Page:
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Education Secretary, Ado Ekiti Local Government Education Authority

The narrative of public schools as images of mockery can be revamped in Nigeria, education stakeholders have said. The Educational Secretary at the Ado Ekiti Local Government Education Authority, Mr. Oluwatoyin Omotoso, and an educational consultant from the Ekiti State University (EKSU), Mr. Ajide Daniel, both shares ways they think the narrative could be reversed.

Public schools in Nigeria have been deemed inefficient, underfunded, and portrayed to be for the poor. On the other hand, many private schools have sprung up to supplement for and ensure better learning. Unlike public schools run by the government, private schools are run by individuals, and some of them have been taking the glory of sound education across the country.

However, Mr. Omotoso believes the availability of qualified teachers in public schools still gives them an edge over private schools. Citing Ekiti, he said the minimum qualification for teachers in public schools is the Nigeria Certificate in Education (NCE).

“We have degree holders now in primary and secondary schools, which is not so evident in private schools,” Omotoso said. “WAEC holders teach in private schools and this is something that can never happen in public schools.”

He added that public schools in the state are not seen as business ventures, but rather as learning environments to impart knowledge. This is unlike private schools whose owners run a business hence the huge investment.

“Look at Harding Model College, Deji Fasuan Model College, Ayo Fasanmi Model College and others. Look at the structure, is there any student that wouldn’t want to learn there? Harding Model College has 36 blocks of classrooms and 50 conducive toilets. What else would serve as a hindrance to learning in a public school?”

He noted that there might have been a preference for private schools at some point. This could be due to the government at the time and the perception that public schools are meant for the poor, Omotosho said. But that is changing now, he added. He claimed that Ekiti has seen an influx of pupils and students across its 101 public primary and 20 secondary schools.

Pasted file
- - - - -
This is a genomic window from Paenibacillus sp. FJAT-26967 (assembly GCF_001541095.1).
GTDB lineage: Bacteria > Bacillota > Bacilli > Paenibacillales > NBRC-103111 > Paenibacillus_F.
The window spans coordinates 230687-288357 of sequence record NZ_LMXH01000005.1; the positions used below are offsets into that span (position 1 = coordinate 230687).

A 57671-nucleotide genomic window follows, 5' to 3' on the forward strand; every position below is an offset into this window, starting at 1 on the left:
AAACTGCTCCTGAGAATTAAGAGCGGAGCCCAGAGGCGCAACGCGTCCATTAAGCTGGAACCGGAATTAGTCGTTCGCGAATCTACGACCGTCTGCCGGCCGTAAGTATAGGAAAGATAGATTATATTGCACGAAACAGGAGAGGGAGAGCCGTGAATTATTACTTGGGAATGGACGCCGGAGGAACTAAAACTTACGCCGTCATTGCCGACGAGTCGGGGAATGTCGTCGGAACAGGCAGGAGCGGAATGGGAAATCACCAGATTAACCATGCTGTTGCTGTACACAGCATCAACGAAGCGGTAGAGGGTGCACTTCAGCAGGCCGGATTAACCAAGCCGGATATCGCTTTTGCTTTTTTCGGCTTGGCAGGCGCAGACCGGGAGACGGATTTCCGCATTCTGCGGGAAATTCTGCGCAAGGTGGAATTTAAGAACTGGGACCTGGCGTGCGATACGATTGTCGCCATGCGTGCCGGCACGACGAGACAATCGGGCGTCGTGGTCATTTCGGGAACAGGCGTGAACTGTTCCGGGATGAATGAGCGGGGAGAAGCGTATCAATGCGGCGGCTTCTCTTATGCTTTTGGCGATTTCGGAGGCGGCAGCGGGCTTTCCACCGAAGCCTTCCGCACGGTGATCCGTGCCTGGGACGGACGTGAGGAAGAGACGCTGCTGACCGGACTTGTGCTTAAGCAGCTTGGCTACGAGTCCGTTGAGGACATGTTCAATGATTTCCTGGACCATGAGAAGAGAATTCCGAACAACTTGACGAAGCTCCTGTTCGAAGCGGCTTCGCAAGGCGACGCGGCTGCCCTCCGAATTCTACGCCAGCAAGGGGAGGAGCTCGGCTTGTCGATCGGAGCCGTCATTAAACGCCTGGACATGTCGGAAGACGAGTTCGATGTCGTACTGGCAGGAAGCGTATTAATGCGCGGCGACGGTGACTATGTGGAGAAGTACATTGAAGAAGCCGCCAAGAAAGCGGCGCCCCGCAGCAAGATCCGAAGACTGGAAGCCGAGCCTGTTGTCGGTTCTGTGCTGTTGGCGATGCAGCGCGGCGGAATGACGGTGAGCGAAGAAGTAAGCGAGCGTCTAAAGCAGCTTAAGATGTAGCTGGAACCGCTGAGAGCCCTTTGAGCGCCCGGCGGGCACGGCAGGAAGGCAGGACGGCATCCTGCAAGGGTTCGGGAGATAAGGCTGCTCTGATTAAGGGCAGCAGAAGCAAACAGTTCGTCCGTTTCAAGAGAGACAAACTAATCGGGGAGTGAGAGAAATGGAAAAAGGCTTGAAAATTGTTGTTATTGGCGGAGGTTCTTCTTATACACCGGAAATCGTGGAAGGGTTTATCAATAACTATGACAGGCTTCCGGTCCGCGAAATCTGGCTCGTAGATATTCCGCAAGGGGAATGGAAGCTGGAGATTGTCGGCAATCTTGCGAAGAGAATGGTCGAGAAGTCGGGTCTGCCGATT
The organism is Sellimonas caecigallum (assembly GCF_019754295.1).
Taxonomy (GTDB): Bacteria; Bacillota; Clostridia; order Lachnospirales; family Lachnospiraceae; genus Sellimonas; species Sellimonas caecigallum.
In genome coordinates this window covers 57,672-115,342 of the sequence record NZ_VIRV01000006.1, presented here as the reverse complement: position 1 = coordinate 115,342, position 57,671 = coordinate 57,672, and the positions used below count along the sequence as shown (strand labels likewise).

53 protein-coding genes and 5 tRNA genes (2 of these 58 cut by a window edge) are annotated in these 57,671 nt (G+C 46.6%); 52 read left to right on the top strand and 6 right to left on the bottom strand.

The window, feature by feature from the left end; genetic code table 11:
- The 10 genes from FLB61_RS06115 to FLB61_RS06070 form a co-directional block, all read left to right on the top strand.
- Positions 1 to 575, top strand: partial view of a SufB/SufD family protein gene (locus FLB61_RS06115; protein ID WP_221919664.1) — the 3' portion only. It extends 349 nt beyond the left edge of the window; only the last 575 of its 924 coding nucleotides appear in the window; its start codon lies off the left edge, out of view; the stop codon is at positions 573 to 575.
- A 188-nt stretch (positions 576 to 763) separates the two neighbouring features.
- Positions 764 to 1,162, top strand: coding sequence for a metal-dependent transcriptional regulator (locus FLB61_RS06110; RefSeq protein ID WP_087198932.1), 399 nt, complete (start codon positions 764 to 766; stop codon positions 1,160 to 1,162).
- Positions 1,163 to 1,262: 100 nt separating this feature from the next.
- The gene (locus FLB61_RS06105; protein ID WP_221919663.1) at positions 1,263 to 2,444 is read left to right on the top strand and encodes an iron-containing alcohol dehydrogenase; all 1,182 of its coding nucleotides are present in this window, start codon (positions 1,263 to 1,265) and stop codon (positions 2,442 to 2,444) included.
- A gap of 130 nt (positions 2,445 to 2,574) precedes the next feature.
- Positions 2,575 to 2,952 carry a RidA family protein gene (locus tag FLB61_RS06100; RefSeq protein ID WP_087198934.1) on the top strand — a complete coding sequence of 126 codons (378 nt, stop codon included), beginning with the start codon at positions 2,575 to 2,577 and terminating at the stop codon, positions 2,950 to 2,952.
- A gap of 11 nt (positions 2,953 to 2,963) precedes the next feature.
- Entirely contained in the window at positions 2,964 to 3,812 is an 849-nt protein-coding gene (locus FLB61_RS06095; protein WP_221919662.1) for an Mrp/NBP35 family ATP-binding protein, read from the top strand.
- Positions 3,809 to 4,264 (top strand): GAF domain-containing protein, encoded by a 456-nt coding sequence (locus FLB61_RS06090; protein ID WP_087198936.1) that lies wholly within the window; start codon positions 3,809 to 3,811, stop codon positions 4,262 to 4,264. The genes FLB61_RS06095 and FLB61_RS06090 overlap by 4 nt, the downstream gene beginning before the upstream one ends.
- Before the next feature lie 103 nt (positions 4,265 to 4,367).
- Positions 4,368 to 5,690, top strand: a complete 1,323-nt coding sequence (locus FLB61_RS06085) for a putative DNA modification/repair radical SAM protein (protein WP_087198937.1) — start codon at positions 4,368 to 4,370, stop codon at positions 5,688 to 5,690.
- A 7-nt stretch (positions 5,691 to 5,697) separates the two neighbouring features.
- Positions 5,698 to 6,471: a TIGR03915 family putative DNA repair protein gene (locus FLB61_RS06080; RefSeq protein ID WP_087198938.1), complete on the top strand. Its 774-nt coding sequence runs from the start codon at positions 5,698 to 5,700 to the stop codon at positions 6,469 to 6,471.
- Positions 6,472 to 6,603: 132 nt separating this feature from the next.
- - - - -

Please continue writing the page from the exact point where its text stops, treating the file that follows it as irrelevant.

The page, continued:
Aside from recruiting qualified hands and improving infrastructure, he mentioned other ways public schools could be better. They include teachers being trained on a regular basis and given instructional materials yearly. The introduction of school feeding could help too, and teachers being paid promptly.

For Mr. Daniel, who said private schools started emerging in the 70s, said they were meant to be a solace, as structures for public schools were almost non-existent back then.

“Private schools then were established by standard graduates from public schools, who saw the need to complement the effort of the government in depopulating the crowd in public schools,” he said. “However, in 2000, people started going into the business of starting a school since there were no jobs for graduates anymore. From there, substandard private schools emerged. WAEC failures and all were employed to teach the children back then. But they end up cheating instead of teaching them.”

Daniel maintained that requiring a minimum NCE qualification for public school teachers, and the teaching aid and methodology provided by the government have helped. He thinks public schools being better lies in the hands of teachers.

“If public school teachers can stop being lackadaisical on their own part, public schools would be top-notch,” he said. “Public school teachers carry all the students along because they have been trained as seasoned educators to know that intellectual capacity of students are different. This is not the case in private schools. Private schools will only focus on a student who appears to be good and breed that student to market the school.”

He concluded that there is nothing wrong with public schools across Nigeria. Relevant stakeholders only need to make education a priority.

Educational Consultant (EKSU) Mr Ajide Daniel

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